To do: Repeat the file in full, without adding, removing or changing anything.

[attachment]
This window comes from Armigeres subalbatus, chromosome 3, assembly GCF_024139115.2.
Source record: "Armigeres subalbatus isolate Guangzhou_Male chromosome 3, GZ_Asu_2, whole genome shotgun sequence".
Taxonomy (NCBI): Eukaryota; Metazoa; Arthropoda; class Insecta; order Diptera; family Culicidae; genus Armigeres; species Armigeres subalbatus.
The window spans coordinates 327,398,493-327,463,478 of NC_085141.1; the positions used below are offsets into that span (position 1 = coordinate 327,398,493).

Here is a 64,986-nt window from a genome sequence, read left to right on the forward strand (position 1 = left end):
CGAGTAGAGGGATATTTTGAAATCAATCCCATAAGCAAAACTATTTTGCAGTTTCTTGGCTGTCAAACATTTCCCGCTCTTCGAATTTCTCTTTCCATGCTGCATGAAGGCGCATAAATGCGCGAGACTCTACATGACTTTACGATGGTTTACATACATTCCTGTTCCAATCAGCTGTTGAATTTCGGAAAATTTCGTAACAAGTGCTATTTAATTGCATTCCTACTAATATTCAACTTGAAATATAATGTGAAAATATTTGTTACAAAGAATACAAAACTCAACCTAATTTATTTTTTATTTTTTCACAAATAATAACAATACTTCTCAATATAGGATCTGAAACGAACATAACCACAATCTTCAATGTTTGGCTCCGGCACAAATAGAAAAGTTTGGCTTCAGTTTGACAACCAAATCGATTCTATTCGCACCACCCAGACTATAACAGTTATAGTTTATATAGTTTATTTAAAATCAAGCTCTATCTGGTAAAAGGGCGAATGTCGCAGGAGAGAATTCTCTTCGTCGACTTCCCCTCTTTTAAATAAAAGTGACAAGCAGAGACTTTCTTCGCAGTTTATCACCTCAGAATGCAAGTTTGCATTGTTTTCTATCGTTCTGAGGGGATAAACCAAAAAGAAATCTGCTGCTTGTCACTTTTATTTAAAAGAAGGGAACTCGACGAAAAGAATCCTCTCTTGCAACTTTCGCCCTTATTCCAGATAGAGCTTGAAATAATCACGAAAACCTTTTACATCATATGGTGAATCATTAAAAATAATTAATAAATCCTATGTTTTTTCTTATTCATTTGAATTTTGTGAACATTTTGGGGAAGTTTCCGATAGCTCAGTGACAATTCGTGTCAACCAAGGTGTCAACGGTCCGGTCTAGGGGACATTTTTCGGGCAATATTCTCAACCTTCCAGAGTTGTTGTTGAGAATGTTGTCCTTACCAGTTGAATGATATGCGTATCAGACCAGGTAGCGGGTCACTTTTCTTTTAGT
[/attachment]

This window comes from Armigeres subalbatus, chromosome 3, assembly GCF_024139115.2.
Source record: "Armigeres subalbatus isolate Guangzhou_Male chromosome 3, GZ_Asu_2, whole genome shotgun sequence".
Taxonomy (NCBI): Eukaryota; Metazoa; Arthropoda; class Insecta; order Diptera; family Culicidae; genus Armigeres; species Armigeres subalbatus.
The window spans coordinates 327,398,493-327,463,478 of NC_085141.1; the positions used below are offsets into that span (position 1 = coordinate 327,398,493).

Here is a 64,986-nt window from a genome sequence, read left to right on the forward strand (position 1 = left end):
CGAGTAGAGGGATATTTTGAAATCAATCCCATAAGCAAAACTATTTTGCAGTTTCTTGGCTGTCAAACATTTCCCGCTCTTCGAATTTCTCTTTCCATGCTGCATGAAGGCGCATAAATGCGCGAGACTCTACATGACTTTACGATGGTTTACATACATTCCTGTTCCAATCAGCTGTTGAATTTCGGAAAATTTCGTAACAAGTGCTATTTAATTGCATTCCTACTAATATTCAACTTGAAATATAATGTGAAAATATTTGTTACAAAGAATACAAAACTCAACCTAATTTATTTTTTATTTTTTCACAAATAATAACAATACTTCTCAATATAGGATCTGAAACGAACATAACCACAATCTTCAATGTTTGGCTCCGGCACAAATAGAAAAGTTTGGCTTCAGTTTGACAACCAAATCGATTCTATTCGCACCACCCAGACTATAACAGTTATAGTTTATATAGTTTATTTAAAATCAAGCTCTATCTGGTAAAAGGGCGAATGTCGCAGGAGAGAATTCTCTTCGTCGACTTCCCCTCTTTTAAATAAAAGTGACAAGCAGAGACTTTCTTCGCAGTTTATCACCTCAGAATGCAAGTTTGCATTGTTTTCTATCGTTCTGAGGGGATAAACCAAAAAGAAATCTGCTGCTTGTCACTTTTATTTAAAAGAAGGGAACTCGACGAAAAGAATCCTCTCTTGCAACTTTCGCCCTTATTCCAGATAGAGCTTGAAATAATCACGAAAACCTTTTACATCATATGGTGAATCATTAAAAATAATTAATAAATCCTATGTTTTTTCTTATTCATTTGAATTTTGTGAACATTTTGGGGAAGTTTCCGATAGCTCAGTGACAATTCGTGTCAACCAAGGTGTCAACGGTCCGGTCTAGGGGACATTTTTCGGGCAATATTCTCAACCTTCCAGAGTTGTTGTTGAGAATGTTGTCCTTACCAGTTGAATGATATGCGTATCAGACCAGGTAGCGGGTCACTTTTCTTTTAGT